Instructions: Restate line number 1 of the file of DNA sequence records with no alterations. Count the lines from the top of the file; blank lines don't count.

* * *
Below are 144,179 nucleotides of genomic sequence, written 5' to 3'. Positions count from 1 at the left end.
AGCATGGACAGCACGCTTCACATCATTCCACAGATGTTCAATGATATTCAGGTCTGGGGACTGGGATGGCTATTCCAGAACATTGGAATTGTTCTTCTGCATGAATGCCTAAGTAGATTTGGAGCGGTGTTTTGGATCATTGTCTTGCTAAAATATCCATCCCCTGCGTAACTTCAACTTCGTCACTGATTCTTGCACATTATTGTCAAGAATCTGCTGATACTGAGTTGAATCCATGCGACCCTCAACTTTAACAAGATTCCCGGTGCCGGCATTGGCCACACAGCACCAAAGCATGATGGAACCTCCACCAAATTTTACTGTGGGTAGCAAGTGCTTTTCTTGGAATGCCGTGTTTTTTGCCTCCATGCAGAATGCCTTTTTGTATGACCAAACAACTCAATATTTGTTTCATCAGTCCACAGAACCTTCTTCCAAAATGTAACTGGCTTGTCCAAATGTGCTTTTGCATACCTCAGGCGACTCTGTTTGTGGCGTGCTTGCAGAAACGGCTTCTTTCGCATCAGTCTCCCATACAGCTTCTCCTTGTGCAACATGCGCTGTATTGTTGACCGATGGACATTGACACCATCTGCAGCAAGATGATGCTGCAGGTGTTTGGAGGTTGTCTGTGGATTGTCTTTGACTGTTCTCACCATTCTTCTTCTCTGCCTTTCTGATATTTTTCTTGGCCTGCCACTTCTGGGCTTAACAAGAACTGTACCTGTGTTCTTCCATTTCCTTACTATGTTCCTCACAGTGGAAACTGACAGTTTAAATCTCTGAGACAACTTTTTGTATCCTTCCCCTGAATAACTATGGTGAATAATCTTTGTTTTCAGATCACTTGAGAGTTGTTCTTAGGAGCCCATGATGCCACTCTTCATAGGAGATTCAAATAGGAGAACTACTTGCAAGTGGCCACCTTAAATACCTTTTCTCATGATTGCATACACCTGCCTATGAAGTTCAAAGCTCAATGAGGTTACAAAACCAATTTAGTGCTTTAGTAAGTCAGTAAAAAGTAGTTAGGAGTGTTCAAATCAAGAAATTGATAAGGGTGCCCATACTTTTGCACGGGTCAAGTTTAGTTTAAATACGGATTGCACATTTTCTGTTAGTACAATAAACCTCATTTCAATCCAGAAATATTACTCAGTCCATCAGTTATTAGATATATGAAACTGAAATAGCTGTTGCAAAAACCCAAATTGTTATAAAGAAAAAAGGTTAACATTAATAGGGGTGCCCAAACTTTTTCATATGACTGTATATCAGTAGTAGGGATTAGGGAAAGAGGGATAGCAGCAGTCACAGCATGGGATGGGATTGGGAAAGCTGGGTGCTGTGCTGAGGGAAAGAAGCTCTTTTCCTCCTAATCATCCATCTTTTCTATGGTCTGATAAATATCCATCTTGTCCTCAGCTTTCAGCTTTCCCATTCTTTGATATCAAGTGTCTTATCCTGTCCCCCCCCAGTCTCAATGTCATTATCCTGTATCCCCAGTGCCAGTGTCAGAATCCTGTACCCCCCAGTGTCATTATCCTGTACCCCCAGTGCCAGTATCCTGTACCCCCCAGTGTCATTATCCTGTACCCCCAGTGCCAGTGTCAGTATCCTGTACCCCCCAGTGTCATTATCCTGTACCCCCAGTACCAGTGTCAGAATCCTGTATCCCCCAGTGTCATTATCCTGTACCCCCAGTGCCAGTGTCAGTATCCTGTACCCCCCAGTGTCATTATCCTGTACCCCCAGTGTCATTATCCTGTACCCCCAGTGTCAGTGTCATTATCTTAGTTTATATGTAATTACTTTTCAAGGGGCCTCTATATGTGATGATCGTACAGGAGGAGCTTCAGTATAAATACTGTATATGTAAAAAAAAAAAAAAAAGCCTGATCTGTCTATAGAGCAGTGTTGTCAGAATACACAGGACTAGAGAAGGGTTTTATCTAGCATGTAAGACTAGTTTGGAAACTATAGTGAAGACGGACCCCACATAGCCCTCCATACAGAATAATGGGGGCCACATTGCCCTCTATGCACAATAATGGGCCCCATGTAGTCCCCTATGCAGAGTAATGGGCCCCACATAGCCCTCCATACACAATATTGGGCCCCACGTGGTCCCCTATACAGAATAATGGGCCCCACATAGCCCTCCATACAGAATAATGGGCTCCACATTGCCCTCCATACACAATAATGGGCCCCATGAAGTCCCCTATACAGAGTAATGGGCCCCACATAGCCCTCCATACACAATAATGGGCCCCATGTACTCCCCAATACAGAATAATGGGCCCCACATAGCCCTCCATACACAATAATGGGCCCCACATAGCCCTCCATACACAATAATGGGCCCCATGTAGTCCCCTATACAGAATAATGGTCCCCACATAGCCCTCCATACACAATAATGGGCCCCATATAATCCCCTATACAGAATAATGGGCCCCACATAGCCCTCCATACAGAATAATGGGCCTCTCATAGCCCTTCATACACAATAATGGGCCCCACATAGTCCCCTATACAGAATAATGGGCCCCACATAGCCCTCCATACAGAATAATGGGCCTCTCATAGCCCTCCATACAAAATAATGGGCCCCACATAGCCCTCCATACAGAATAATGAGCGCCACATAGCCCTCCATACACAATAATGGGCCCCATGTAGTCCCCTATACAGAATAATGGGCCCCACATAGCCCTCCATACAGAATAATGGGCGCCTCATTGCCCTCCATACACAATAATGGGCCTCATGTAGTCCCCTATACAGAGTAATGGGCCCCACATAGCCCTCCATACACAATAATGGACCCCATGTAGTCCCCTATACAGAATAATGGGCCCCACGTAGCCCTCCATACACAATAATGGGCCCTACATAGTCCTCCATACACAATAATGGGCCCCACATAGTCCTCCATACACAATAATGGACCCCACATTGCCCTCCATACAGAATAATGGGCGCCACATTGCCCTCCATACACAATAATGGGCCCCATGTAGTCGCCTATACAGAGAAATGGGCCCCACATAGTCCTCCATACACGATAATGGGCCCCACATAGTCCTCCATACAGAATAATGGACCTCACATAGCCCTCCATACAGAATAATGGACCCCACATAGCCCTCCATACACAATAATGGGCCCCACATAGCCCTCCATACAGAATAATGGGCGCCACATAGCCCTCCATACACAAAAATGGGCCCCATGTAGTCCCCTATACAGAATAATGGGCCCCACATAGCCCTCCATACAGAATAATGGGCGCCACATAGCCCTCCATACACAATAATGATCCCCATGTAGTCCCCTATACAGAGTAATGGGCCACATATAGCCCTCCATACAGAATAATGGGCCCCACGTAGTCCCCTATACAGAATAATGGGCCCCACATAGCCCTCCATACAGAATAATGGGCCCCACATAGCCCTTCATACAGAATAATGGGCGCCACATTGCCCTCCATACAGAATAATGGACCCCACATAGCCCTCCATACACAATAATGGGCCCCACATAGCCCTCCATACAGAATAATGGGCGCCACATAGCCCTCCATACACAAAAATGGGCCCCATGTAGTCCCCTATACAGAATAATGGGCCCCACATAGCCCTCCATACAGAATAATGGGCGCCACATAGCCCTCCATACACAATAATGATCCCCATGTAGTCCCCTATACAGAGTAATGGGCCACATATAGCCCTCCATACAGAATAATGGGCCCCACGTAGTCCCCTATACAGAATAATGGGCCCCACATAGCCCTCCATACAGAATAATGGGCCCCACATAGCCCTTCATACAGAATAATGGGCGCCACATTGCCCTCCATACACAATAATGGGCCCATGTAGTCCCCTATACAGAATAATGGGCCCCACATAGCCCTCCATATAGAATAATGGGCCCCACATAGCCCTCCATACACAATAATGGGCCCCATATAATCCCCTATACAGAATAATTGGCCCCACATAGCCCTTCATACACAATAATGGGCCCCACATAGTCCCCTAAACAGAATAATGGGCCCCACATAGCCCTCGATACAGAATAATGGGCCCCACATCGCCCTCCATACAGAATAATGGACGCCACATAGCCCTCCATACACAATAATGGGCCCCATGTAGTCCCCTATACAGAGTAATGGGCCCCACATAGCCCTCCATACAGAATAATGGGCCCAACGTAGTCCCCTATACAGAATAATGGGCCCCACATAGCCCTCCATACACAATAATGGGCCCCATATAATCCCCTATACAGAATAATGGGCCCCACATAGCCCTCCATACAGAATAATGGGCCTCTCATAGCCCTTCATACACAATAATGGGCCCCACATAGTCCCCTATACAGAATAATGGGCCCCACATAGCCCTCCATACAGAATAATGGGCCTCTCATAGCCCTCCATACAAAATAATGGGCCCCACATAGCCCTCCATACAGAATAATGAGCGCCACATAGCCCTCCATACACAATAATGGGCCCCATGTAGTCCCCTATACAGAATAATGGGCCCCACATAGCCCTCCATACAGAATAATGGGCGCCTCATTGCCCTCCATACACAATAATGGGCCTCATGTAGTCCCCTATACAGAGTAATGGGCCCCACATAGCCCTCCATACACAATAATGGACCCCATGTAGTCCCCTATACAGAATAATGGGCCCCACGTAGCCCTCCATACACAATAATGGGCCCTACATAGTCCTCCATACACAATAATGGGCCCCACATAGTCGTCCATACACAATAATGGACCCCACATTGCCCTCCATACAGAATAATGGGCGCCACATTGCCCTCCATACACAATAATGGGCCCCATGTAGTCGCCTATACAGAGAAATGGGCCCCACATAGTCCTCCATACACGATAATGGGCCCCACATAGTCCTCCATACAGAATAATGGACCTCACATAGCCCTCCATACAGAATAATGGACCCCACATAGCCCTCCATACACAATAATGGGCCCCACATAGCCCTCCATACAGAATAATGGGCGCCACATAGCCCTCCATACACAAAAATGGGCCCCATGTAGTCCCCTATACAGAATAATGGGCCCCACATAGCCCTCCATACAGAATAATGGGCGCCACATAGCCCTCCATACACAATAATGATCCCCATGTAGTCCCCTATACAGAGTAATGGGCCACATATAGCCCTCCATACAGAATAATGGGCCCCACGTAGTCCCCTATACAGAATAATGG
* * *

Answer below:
Below are 144,179 nucleotides of genomic sequence, written 5' to 3'. Positions count from 1 at the left end.